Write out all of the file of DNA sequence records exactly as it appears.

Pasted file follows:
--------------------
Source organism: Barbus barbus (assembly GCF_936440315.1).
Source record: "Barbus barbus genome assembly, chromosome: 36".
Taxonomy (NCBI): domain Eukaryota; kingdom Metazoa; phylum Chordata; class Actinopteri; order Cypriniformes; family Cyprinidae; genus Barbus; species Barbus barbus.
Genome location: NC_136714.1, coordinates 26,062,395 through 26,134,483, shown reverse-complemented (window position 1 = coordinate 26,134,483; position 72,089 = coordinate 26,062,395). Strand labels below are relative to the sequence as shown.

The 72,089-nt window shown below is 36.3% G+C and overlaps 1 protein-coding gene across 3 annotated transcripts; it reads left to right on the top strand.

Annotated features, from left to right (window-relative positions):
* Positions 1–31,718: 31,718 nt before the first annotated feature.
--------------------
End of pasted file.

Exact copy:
Source organism: Barbus barbus (assembly GCF_936440315.1).
Source record: "Barbus barbus genome assembly, chromosome: 36".
Taxonomy (NCBI): domain Eukaryota; kingdom Metazoa; phylum Chordata; class Actinopteri; order Cypriniformes; family Cyprinidae; genus Barbus; species Barbus barbus.
Genome location: NC_136714.1, coordinates 26,062,395 through 26,134,483, shown reverse-complemented (window position 1 = coordinate 26,134,483; position 72,089 = coordinate 26,062,395). Strand labels below are relative to the sequence as shown.

The 72,089-nt window shown below is 36.3% G+C and overlaps 1 protein-coding gene across 3 annotated transcripts; it reads left to right on the top strand.

Annotated features, from left to right (window-relative positions):
* Positions 1–31,718: 31,718 nt before the first annotated feature.